On the flip side, its major transaction is complete (and the integration thereof is going “as planned,” per Unity); profitability is improving, the gaming giant anticipates scaling; and it expects positive adjusted EBITDA this year ($230 million to $300 million, including $7 million to $12 million in the first quarter).

How is the company going to manage such a rapid ramp in adjusted profitability? Here’s a bit from its earnings call (Fool transcript; emphasis added):

Now on the cost side, we’re taking very clear actions to improve profitability. And this includes things like the elimination of close to 300 roles that we announced before, being very selective in any future new hires that we add to the company, being more focused in our investments and reducing the number of beds that we make at Unity, raising the bar on cost, and we’ve been turning every stone once or twice and finding new opportunities in a few places. And that, frankly, includes reducing the number of shares that we grant as part of compensation. So, we’re taking a very holistic view on cost and making sure that costs are adding value.

And as a result, you should expect to see costs relatively flat during the year as revenue grows quarter over quarter. Now what happens then is that we expect to significantly improve profitability in 2023. If you look at — we had a loss of $90 million non-GAAP in 2022, and we expect adjusted EBITDA to be about somewhere in the range of $230 million to $300 million in 2023. So, very significant swing from one year to another.

Unity is looking to reduce existing costs, avoid new expenses and is even making noise about reducing the pace at which it uses shares to compensate employees, potentially slowing the dilution of existing shareholders. This is what we’ve been told investors want to see today: spend discipline and resulting operating leverage.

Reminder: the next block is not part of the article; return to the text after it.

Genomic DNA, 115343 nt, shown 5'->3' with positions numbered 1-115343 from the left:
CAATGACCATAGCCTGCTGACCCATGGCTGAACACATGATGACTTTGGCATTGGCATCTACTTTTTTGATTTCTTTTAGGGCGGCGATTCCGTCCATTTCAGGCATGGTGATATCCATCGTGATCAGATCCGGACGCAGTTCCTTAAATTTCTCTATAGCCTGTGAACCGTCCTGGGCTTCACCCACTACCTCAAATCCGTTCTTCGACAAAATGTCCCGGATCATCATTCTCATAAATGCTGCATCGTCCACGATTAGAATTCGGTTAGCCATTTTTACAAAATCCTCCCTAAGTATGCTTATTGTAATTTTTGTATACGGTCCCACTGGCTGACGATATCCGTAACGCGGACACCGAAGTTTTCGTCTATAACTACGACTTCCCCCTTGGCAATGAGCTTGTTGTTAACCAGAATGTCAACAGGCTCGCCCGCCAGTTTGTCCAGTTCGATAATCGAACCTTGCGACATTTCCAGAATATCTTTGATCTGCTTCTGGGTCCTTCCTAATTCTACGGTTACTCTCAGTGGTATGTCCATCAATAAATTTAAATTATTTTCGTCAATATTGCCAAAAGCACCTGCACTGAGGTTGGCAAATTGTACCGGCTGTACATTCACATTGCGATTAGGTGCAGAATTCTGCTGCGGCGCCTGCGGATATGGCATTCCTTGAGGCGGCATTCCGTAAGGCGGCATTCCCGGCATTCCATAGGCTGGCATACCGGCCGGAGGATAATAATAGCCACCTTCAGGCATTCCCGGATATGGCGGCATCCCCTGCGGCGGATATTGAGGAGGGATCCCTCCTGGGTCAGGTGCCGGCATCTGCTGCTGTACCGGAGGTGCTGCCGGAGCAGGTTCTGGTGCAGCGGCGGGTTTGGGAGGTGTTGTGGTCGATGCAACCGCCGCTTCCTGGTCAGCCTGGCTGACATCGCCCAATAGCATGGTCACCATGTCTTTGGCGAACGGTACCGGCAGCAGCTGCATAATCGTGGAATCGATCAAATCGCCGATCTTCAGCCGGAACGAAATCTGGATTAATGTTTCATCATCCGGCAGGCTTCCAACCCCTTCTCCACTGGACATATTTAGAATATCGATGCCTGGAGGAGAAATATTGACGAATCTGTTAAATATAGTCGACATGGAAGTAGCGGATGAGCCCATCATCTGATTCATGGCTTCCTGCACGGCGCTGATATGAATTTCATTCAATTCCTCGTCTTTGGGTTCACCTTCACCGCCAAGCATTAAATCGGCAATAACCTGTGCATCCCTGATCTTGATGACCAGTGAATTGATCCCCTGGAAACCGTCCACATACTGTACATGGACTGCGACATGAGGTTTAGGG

But even with post-merger revenue growth baked in for the year and profitability set to scale dramatically, per the company’s own expectations, its shares are down sharply.

The reason why is pretty simple: For the coming quarter and year, street estimates were $524.79 million and $2.2 billion (Yahoo Finance data). Unity, with what it described as “conservative” guidance during its call, missed those figures.

You could argue that Unity’s GAAP unprofitability is too large an issue to put aside as it works to grow its adjusted incomes this year. You could also argue that its growth rate is too tied to the ironSource deal to merit Unity many plaudits when it comes to year-over-year revenue gains. But haven’t we expected software companies to largely report adjusted incomes as they look to change their growth/profit balance? And Unity is still growing despite a lackluster gaming growth background.

Isn’t this what tech companies were supposed to be doing? And yet, the result for Unity is downward value pressure.

It doesn’t matter if you think that the public market is being too harsh or simply fair to Unity. What does carry weight for startups is the lesson that even with strong software products (Unity’s engine is popular for a reason), robust growth and improving adjusted profits, you can still sit with a single-digit multiple around your neck.

It’s going to take a lot to make that change, which means that Unity’s results and resulting share price decline are the present reality. The bar isn’t just higher than it was for tech company performance: It’s taken flight.